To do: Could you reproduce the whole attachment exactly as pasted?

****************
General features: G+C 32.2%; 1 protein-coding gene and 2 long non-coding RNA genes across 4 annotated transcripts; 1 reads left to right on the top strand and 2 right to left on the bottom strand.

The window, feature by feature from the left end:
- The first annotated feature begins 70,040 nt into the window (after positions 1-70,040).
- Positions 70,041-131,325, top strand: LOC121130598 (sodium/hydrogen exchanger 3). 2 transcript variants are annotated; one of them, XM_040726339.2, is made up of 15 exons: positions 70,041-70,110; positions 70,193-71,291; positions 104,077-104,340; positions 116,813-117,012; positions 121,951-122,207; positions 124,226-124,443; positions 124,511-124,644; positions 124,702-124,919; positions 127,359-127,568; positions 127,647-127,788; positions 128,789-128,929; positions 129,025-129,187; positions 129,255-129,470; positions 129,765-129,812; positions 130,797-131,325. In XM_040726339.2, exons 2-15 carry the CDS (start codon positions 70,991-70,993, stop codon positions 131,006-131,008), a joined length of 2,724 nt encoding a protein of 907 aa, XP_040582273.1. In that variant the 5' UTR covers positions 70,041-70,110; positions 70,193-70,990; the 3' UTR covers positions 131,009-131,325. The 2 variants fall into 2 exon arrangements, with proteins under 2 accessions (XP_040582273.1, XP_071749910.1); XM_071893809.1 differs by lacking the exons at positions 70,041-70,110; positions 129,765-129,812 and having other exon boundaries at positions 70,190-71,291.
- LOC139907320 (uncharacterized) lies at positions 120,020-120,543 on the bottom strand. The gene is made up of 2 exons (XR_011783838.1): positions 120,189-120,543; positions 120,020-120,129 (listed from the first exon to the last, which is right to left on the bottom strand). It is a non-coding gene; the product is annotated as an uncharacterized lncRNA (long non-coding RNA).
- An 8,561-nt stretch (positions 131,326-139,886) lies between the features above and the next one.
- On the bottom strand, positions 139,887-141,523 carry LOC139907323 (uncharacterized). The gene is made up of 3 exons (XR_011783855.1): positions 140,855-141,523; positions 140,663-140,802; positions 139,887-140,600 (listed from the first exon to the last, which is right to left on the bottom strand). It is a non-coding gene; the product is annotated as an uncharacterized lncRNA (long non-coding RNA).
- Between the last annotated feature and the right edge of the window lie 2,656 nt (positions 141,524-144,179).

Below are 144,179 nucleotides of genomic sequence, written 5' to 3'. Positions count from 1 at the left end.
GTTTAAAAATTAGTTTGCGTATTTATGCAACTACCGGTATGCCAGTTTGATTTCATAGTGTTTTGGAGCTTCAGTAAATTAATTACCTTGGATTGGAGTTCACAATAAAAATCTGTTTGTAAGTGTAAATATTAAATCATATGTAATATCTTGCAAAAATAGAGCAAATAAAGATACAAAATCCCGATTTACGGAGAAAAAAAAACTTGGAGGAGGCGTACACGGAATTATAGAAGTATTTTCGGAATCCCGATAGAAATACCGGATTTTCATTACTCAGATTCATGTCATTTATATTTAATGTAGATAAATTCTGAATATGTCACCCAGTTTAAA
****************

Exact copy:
General features: G+C 32.2%; 1 protein-coding gene and 2 long non-coding RNA genes across 4 annotated transcripts; 1 reads left to right on the top strand and 2 right to left on the bottom strand.

The window, feature by feature from the left end:
- The first annotated feature begins 70,040 nt into the window (after positions 1-70,040).
- Positions 70,041-131,325, top strand: LOC121130598 (sodium/hydrogen exchanger 3). 2 transcript variants are annotated; one of them, XM_040726339.2, is made up of 15 exons: positions 70,041-70,110; positions 70,193-71,291; positions 104,077-104,340; positions 116,813-117,012; positions 121,951-122,207; positions 124,226-124,443; positions 124,511-124,644; positions 124,702-124,919; positions 127,359-127,568; positions 127,647-127,788; positions 128,789-128,929; positions 129,025-129,187; positions 129,255-129,470; positions 129,765-129,812; positions 130,797-131,325. In XM_040726339.2, exons 2-15 carry the CDS (start codon positions 70,991-70,993, stop codon positions 131,006-131,008), a joined length of 2,724 nt encoding a protein of 907 aa, XP_040582273.1. In that variant the 5' UTR covers positions 70,041-70,110; positions 70,193-70,990; the 3' UTR covers positions 131,009-131,325. The 2 variants fall into 2 exon arrangements, with proteins under 2 accessions (XP_040582273.1, XP_071749910.1); XM_071893809.1 differs by lacking the exons at positions 70,041-70,110; positions 129,765-129,812 and having other exon boundaries at positions 70,190-71,291.
- LOC139907320 (uncharacterized) lies at positions 120,020-120,543 on the bottom strand. The gene is made up of 2 exons (XR_011783838.1): positions 120,189-120,543; positions 120,020-120,129 (listed from the first exon to the last, which is right to left on the bottom strand). It is a non-coding gene; the product is annotated as an uncharacterized lncRNA (long non-coding RNA).
- An 8,561-nt stretch (positions 131,326-139,886) lies between the features above and the next one.
- On the bottom strand, positions 139,887-141,523 carry LOC139907323 (uncharacterized). The gene is made up of 3 exons (XR_011783855.1): positions 140,855-141,523; positions 140,663-140,802; positions 139,887-140,600 (listed from the first exon to the last, which is right to left on the bottom strand). It is a non-coding gene; the product is annotated as an uncharacterized lncRNA (long non-coding RNA).
- Between the last annotated feature and the right edge of the window lie 2,656 nt (positions 141,524-144,179).

Below are 144,179 nucleotides of genomic sequence, written 5' to 3'. Positions count from 1 at the left end.
GTTTAAAAATTAGTTTGCGTATTTATGCAACTACCGGTATGCCAGTTTGATTTCATAGTGTTTTGGAGCTTCAGTAAATTAATTACCTTGGATTGGAGTTCACAATAAAAATCTGTTTGTAAGTGTAAATATTAAATCATATGTAATATCTTGCAAAAATAGAGCAAATAAAGATACAAAATCCCGATTTACGGAGAAAAAAAAACTTGGAGGAGGCGTACACGGAATTATAGAAGTATTTTCGGAATCCCGATAGAAATACCGGATTTTCATTACTCAGATTCATGTCATTTATATTTAATGTAGATAAATTCTGAATATGTCACCCAGTTTAAA